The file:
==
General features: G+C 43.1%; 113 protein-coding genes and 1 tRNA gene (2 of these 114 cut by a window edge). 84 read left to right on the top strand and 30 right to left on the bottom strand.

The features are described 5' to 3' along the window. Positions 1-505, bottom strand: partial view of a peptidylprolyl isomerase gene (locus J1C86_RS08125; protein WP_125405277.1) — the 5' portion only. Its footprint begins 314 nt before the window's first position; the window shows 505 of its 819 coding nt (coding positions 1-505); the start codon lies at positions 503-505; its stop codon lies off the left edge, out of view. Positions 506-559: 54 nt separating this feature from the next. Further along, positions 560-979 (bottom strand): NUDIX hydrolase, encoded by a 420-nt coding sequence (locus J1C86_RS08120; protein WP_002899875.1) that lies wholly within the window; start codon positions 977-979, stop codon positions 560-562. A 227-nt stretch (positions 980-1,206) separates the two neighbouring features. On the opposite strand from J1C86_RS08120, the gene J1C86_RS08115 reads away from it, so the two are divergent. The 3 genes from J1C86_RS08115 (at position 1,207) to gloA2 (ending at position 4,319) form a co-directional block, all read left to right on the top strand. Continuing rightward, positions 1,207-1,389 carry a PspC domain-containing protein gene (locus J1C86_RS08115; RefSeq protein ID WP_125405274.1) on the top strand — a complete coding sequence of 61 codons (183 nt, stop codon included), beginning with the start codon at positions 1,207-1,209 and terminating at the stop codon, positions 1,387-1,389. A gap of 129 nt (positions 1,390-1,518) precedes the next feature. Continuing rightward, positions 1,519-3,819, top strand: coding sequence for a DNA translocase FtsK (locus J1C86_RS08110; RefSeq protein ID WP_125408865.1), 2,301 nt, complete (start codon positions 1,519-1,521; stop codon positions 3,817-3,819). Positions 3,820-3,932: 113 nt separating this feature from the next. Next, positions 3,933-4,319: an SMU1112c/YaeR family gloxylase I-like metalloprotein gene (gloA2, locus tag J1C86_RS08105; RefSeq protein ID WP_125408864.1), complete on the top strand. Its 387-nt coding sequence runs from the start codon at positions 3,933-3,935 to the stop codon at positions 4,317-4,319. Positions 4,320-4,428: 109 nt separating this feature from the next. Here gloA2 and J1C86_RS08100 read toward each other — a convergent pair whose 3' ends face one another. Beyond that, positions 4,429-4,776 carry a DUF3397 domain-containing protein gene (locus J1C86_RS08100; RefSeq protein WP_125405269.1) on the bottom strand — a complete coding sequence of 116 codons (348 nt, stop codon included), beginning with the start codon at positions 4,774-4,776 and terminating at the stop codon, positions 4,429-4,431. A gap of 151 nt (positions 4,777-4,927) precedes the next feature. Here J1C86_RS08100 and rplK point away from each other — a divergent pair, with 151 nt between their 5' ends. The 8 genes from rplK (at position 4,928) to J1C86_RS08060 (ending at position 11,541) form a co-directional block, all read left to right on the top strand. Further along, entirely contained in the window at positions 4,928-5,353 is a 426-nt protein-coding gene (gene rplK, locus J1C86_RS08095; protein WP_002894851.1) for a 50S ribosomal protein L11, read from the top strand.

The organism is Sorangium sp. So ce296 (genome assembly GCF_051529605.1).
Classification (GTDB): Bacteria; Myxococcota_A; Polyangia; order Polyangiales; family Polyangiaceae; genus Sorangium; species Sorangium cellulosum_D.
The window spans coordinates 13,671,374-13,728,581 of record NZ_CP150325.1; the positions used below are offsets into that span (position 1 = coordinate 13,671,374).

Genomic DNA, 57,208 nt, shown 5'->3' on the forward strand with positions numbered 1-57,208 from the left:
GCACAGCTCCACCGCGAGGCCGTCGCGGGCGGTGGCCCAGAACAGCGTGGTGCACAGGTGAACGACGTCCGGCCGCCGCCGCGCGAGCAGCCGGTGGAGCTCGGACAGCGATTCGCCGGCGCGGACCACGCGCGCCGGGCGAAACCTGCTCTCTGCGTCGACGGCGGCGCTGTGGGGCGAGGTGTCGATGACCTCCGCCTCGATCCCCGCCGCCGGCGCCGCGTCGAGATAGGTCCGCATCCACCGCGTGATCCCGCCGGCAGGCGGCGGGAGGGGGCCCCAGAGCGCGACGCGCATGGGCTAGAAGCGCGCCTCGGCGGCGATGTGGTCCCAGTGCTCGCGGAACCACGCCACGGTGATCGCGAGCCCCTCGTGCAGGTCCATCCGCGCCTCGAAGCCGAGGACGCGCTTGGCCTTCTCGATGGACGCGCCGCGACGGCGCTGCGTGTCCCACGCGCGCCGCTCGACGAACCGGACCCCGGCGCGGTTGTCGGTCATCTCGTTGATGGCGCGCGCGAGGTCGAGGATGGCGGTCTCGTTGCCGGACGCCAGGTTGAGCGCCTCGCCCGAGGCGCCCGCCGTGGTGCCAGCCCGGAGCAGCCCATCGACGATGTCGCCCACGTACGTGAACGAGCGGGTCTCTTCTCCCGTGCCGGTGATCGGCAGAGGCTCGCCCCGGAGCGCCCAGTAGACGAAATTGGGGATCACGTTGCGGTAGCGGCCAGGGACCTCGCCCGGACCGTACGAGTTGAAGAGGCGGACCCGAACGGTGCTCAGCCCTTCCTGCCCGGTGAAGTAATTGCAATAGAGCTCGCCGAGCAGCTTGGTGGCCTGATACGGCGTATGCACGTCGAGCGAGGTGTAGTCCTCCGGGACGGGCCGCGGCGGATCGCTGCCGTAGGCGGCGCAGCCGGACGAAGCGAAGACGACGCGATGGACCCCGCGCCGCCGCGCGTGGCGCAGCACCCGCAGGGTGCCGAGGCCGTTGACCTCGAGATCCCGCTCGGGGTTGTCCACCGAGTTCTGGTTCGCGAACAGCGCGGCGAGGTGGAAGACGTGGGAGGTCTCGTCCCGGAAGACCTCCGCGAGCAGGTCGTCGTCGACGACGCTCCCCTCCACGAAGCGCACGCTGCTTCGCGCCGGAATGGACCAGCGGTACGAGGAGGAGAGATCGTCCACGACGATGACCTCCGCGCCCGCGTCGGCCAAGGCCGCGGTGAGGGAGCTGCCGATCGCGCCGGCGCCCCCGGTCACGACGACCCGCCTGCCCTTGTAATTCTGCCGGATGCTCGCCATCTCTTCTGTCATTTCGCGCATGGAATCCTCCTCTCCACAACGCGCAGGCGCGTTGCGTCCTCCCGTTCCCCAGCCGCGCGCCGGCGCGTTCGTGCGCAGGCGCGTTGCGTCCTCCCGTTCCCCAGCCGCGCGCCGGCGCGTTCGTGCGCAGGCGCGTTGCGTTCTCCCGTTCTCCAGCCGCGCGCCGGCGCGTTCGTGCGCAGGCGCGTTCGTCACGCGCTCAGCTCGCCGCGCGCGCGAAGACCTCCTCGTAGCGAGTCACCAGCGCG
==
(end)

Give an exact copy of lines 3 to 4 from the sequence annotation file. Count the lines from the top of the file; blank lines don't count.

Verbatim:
The organism is Sorangium sp. So ce296 (genome assembly GCF_051529605.1).
Classification (GTDB): Bacteria; Myxococcota_A; Polyangia; order Polyangiales; family Polyangiaceae; genus Sorangium; species Sorangium cellulosum_D.